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Uwe Rosenberg's Agricola Boardgame Review

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Uwe Rosenberg's <i>Agricola</i> Boardgame Review

The current surge in interest in better boardgames (German-style, Euro, whatever you want to call them) has led some of the biggest publishers to bring back titles that had fallen out of print or were just in need of a refresh. Two very highly-regarded games are now out in brand-new editions, Reiner Knizia’s Ra and Uwe Rosenberg’s Agricola. A review of the new edition of Ra ran earlier this month; now here’s a review of Agricola.

Agricola is an absolute behemoth in the Eurogame segment; after Settlers of Catan, there might not be another game that’s had as much influence on game development as Agricola has. Uwe Rosenberg’s unlikely hit—currently ranked 8th in Boardgamegeek’s all-time rankings, after a lengthy spell at #1—has inspired many other games that almost brag of their long playing times while ushering in a whole subgenre of games with rulebooks that resemble Russian literature. Yet of the many games that have followed in Agricola’s wake, none has quite captured the magic of the original, which manages to take an incredibly humble theme and a lengthy set of rules and make it somehow very fun.

This new edition of Agricola includes a suggested “junior” way to play that omits the cards that form the heart of the full game and give it many layers of complexity. This introductory game is ideal for younger players or folks who are new to the game as a whole and might be intimidated by learning the game and the mechanic of the cards at the same time. (Or who might play his first game with the full rule set against someone experienced and get absolutely trounced in the process. I’m looking at you, Tim.)

Agricola players are farmers who must feed their families first and foremost, and while doing that, try to build out their farmsteads by plowing fields, planting crops, and rearing animals. A player starts with two family members (oversized meeples in this new edition), and may gain up to three more over the course of the game. The game consists of fourteen rounds, and in one round each player may place each of his/her meeples somewhere on the board to undertake an action. A space occupied by one meeple is then off-limits to other players for the rest of that round, unless another player has a card that invalidates that rule, so there’s a strategy in when and where to place your farmers. The constant battle over the course of the game, however, is between acquiring resources for right now that let you feed your family—there are six harvests at which you must have at least two food tokens per adult family member plus one per baby (new in that round)—and building out your farm to produce more stuff as the game progresses.

The cards are what make the game such a great intellectual challenge, turning something that’s a bit like work into a massive puzzle that involves other players and an internal clock. Players start the game with seven cards that, once played, grant the player certain extra skills, privileges, shortcuts, resources, or something else—but the point is that you tailor your strategy to the cards you play, so every game ends up quite different. This concept, layering skill cards on top of a basic game of worker placement, has become one of the most common underlying structures in Euro games, and you can see Rosenberg’s influence in games as far afield as Seasons, Bruges, and Discoveries.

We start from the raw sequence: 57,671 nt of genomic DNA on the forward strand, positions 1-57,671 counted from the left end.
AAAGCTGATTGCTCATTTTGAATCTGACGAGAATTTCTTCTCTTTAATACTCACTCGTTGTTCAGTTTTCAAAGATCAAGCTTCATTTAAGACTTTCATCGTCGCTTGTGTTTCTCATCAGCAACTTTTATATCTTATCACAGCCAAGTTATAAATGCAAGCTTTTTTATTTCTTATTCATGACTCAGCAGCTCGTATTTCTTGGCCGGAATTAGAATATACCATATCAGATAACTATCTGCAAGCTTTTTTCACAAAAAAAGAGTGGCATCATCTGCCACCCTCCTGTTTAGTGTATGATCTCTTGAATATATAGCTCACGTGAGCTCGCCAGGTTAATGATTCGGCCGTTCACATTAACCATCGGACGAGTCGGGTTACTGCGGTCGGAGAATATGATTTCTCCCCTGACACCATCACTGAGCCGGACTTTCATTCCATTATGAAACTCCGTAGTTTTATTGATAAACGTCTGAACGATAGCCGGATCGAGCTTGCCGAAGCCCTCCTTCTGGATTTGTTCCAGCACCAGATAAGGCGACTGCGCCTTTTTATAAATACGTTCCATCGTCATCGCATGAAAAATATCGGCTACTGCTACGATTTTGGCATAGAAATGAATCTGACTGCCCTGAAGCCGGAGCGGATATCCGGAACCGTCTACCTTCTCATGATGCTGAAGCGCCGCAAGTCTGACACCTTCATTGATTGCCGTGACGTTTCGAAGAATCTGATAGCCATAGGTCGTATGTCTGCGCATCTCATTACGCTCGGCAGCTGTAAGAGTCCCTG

This new edition has several substantial changes from the previous versions of the game, all done in concert with Rosenberg and the new publishers, Lookout Games and Mayfair Games. The main box only includes components for up to four players; a separate expansion for 5-6 players will come later this year. The old colored cubes for sheep, cows, and boar are replaced by wooden pieces that look like actual animals. The cards have changed, as Rosenberg has tossed some cards he found were too weak or seldom used, replacing them with “power” cards from expansions to the original game. A few space names have changed as well. The rule book is now two documents, with the appendix printed separately, reducing the intimidation factor of the original’s mammoth tome. One benefit of these changes is a reduction in the game’s MSRP by a sawbuck to $60, still on the high end for boardgames, but justified given the game’s components, complexity, and very high replay value.

I tried the card-free version to introduce my daughter to the game, and she surprised me somewhat by saying she liked the game and wanted to play again. She enjoyed planning ahead and appreciated the fact that she’d be rewarded for doing lots of different things—you can lose a point at the end of the game if you end up without any of the five main food resources, or if you can’t feed your family, or if you don’t develop your whole farm. She wanted to try everything anyway, so a scoring system that rewards that actually works well for her sense of fun. Our game took about an hour if you factor out time I spent explaining the game to her. A full game with three or four players using the cards would likely take about two hours, more if this is adult game night and the various farmers decide to bring a little moonshine to the mix. I’d consider this an essential title in any serious boardgamer’s collection, even if you might find the gameplay daunting at first glance.



Keith Law is a senior baseball writer for ESPN.com and an analyst on ESPN’s Baseball Tonight. You can read his baseball content at search.espn.go.com/keith-law and his personal blog the dish, covering games, literature, and more, at meadowparty.com/blog.

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